The incident occurred on Saturday as the American destroyer USS Chung-Hoon and Canadian frigate HMCS Montreal were conducting a so-called “freedom of navigation” transit of the strait between Taiwan and mainland China.
China claims the democratic self-governing island of Taiwan as part of its own territory, and maintains the strait is part of its exclusive economic zone, while the US and its allies regularly sail through and fly over the passage to emphasise their contention that the waters are international.
EXPLAINED: What is behind the China-Taiwan dispute?
During the Saturday transit, the Chinese guided-missile destroyer overtook the Chung-Hoon on its port side, then veered across its bow at a distance of some 137 metres, according to the US Indo-Pacific Command.
The American destroyer held its course but reduced speed to 10 knots “to avoid a collision”, the military said.
The video released on Monday shows the Chinese ship cutting across the course of the American one, then straightening out to start sailing in a parallel direction.
The Indo-Pacific Command said the actions violated maritime rules of safe passage in international water.
The Chinese ship did not attempt a similar manoeuvre on the Canadian frigate, which was sailing behind the American destroyer.
“Chung-Hoon and Montreal’s transit through the Taiwan Strait demonstrates the combined US-Canadian commitment to a free and open Indo-Pacific,” the Indo-Pacific Command said.
“The US military flies, sails, and operates safely and responsibly anywhere international law allows.”
Chinese Foreign Ministry spokesman Wang Wenbin defended the manoeuvre, saying it was undertaken “in accordance with the law”.
“China’s military actions are completely justified, lawful, safe and professional,” he told reporters in Beijing.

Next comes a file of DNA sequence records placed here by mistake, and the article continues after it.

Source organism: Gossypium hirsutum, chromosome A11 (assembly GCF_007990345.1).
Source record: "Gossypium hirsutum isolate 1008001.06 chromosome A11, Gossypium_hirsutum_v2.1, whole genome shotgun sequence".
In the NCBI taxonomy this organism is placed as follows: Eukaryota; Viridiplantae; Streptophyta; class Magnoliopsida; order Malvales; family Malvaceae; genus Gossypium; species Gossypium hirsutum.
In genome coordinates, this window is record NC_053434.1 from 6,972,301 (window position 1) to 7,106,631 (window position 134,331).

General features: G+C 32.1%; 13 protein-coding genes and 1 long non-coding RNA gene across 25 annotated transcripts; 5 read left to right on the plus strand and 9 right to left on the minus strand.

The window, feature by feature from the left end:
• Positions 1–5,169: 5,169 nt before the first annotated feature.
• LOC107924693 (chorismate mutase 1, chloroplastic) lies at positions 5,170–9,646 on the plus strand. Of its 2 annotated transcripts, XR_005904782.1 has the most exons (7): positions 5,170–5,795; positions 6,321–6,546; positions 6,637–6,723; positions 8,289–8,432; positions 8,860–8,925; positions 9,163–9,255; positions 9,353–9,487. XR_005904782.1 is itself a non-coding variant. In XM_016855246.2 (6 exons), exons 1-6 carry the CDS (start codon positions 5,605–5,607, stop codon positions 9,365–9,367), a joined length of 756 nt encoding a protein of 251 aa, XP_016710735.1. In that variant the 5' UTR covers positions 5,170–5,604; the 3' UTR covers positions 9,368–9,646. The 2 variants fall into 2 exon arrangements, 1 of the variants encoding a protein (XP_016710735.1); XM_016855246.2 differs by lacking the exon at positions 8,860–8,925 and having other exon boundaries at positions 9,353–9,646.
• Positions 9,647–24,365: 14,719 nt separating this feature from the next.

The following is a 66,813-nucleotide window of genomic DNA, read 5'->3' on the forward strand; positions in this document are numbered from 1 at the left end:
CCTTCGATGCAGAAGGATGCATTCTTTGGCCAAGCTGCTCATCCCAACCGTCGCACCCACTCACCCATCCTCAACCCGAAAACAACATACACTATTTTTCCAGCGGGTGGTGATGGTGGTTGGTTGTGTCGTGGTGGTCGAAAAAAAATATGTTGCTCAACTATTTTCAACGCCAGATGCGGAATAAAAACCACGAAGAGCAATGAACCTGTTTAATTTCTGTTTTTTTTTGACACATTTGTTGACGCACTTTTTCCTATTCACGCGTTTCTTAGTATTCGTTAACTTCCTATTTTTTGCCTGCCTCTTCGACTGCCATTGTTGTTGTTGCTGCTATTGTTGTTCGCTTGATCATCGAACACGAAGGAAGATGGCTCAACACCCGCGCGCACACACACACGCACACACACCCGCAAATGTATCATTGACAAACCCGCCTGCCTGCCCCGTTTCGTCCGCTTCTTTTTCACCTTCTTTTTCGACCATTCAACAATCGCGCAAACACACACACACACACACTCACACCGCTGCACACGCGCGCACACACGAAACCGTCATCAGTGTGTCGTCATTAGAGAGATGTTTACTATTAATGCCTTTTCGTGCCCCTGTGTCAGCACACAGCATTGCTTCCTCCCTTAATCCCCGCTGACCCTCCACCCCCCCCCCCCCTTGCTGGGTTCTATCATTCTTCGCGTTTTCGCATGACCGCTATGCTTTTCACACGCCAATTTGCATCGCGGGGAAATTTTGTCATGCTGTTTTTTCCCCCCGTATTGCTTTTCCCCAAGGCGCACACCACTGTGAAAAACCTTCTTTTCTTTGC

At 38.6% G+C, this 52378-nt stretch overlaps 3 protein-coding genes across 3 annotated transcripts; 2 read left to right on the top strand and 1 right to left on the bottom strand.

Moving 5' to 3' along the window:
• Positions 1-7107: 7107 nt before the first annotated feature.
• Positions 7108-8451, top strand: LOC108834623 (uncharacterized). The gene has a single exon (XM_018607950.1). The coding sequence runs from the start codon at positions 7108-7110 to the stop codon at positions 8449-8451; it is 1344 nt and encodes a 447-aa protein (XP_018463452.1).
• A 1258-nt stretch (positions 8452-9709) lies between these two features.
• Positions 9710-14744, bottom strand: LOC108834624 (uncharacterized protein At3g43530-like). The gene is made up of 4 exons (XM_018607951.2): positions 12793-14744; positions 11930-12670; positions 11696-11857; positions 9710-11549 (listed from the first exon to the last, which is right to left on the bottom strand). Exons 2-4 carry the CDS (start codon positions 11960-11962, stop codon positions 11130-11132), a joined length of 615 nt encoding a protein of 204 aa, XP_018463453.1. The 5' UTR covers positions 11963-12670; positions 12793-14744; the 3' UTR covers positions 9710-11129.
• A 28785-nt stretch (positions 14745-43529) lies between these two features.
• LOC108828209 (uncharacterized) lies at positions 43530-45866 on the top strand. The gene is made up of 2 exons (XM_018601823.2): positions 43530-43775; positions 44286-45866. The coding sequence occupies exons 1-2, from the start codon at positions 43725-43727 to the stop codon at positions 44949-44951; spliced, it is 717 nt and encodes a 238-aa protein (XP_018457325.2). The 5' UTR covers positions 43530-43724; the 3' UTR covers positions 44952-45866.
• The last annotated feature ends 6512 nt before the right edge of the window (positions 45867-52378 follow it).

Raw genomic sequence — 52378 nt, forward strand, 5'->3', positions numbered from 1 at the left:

“It is the US that should deeply reflect upon itself and correct the wrongdoings.”
The US recently accused China of also performing an “unnecessarily aggressive manoeuvre” in the air, saying a Chinese J-16 fighter jet late last month flew directly in front of the nose of a US Air Force reconnaissance aircraft over the South China Sea.
The close calls have raised concerns of a possible accident that could lead to an escalation between the two countries’ militaries at a time when tensions in the region are already high.
The incident in the Taiwan Strait came on a day when both US Defence Secretary Lloyd Austin and Chinese Defence Minister General Li Shangfu were in Singapore for an annual defence conference.
Li on Sunday suggested that the US and its allies have created the danger with their patrols, and was intent on provoking China.
“The best way is for the countries, especially the naval vessels and fighter jets of countries, not to do closing actions around other countries’ territories,” he said through an interpreter.
“What’s the point of going there? In China we always say, ‘Mind your own business.'”
Austin had invited Li to talk on the sidelines of the conference; Li refused.
Chinese fighter jet confronts US Navy plane over disputed sea
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